Home South pole ice The climate crisis in the polar regions does not stay in the polar regions

The climate crisis in the polar regions does not stay in the polar regions

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What happens in the polar regions does not stay in the polar regions. It strikes the entire planet, breaking down our doors with disastrous consequences: rising sea levels; increased frequency and intensity of extreme weather events; catastrophic droughts and floods; accelerating ocean acidification; disruption of ecosystems; and the loss of biodiversity.

Global warming is occurring two to three times faster at the poles than anywhere else in the world due to what is known as the “polar amplification process”, resulting in part from the highly reflective and absorbing power of ice and heat transfer by ocean currents towards the poles. The effects are multiple: melting of the Arctic sea ice in summer; loss of the Greenland Ice Sheet; the decomposition of the Antarctic ice sheet; permafrost degradation leading to further CO2 and methane emissions; changes in the chemistry of the Arctic and Southern Oceans; changes in the carbon cycle that determine ocean productivity; disruption of terrestrial and marine species composition; and geographic shifts of ecosystems and species.

All intertwine in a cascade of environmental impacts and responses within complex interconnected systems that have serious consequences not only for communities living in the Arctic or around Antarctica, but also for our planet and our societies. .

When the United Nations Intergovernmental Panel on Climate Change published its special report on the ocean and the cryosphere in the context of climate change in Monaco in 2019, IPCC experts highlighted the disruptive consequences of melting ice and thawing permafrost while confirming the direct link with the human-induced climate change.

Although the report identified that more than 600 million people living in coastal areas will see their lives affected by 2050, many have already experienced homes and lives disrupted by catastrophic coastal flooding and beach erosion. Climate change is accelerating the natural processes of reshaping the waterfront as near Cape Cod and, currently, the Florida and South Carolina coastlines with the destruction wrought by Hurricane Ian.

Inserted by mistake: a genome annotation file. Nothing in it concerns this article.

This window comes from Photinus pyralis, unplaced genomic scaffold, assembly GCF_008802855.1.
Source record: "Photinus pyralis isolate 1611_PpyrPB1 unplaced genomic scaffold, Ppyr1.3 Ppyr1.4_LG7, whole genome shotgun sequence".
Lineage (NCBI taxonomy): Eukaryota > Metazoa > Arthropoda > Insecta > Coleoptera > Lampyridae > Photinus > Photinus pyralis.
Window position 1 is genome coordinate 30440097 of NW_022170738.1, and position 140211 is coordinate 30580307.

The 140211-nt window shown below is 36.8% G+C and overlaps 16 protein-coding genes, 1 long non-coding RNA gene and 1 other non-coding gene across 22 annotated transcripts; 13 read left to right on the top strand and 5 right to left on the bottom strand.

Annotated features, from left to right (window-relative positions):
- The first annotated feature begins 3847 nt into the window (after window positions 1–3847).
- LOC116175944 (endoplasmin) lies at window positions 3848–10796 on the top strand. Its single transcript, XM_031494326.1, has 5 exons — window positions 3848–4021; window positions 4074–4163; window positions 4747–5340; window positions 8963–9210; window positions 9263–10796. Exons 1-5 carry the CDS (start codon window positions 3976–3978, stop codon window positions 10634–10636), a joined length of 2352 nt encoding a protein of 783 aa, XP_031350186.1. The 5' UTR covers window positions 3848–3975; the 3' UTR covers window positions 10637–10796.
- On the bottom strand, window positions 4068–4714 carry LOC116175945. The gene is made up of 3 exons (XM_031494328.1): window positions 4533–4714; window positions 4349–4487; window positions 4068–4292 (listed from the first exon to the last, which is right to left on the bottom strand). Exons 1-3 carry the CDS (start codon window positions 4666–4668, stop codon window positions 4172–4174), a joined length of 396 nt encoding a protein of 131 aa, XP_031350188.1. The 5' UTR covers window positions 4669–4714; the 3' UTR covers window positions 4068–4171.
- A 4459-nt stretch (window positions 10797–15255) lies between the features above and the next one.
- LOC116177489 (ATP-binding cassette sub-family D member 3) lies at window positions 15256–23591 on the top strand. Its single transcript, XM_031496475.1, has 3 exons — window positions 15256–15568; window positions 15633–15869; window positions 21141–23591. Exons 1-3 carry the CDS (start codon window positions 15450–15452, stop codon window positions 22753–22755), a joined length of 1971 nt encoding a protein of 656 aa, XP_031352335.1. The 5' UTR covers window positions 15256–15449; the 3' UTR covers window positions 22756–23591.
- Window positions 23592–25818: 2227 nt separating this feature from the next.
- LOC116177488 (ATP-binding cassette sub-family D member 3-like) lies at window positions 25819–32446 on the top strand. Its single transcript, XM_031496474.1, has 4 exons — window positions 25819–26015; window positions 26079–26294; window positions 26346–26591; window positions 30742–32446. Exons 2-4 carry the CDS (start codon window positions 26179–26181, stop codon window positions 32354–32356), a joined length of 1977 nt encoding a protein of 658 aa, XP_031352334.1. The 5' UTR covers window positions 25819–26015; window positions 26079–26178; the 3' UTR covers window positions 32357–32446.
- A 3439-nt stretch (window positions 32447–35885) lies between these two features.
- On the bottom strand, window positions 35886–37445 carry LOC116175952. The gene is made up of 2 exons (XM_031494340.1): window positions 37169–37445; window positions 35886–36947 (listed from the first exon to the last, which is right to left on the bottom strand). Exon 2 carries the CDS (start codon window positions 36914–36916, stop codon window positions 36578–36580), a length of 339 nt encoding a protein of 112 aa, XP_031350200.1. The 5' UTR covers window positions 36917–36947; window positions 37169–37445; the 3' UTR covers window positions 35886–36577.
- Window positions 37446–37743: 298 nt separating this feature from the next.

It is imperative to give voice to the polar regions through the eyes and minds of the experts and communities who know these regions best. My Foundation’s Polar Initiative is dedicated to identifying the connectivity between climate impacts and polar change, and inspiring us to implement effective solutions.

Recognizing both the risks and opportunities presented, it is critical to further investigate the scale, scale and acceleration of change in these regions. While experts can alert and inform us of current changes and threats, it is up to all of us to take appropriate mitigation and adaptation actions to ensure a healthy planet.

The 21st century brings new challenges. There is no doubt that a global approach is urgently needed, collectively and individually, to reduce greenhouse gas emissions, as they are the main cause of degradation of the polar regions, and therefore of the planet. whole.

The poles are the engine of the planet’s oceanic and atmospheric fluxes. Our ability to track change, predict developments and influences, study and anticipate impacts will greatly determine the roadmaps we need to put in place to build collective resilience. Priority should be given to increasing investment in polar research, identifying appropriate technologies suited to these challenging environments, and promoting multidisciplinary and multi-stakeholder approaches in research and technical teams. Above all, we must intensify international scientific cooperation involving specialists working at both poles, in accordance with the solid foundations laid by the scientists who participated in the polar symposium co-organized by my foundation and our partners, Scientific Committee for Antarctic Research, International Arctic Science Commission, and the Oceanographic Institute of Monaco, in the Principality, in February 2022.

Solutions for change and progress require scientific facts with the commitment of global partnerships and definitive local and national actions, solutions and funds, dedicated to global planetary health.

Not one foundation, not one country, not one individual or NGO can win this climate battle alone. The Arctic and Antarctic regions are among the most vulnerable places in the world. Our responsibility must be to act collectively to protect and preserve these regions. By recognizing and examining the red flags sent by a disrupted environment, I am convinced that together we can drive real societal change and find the solutions for a sustainable future.

HSH Prince Albert II of Monaco is the founder of the Prince Albert II of Monaco Foundation.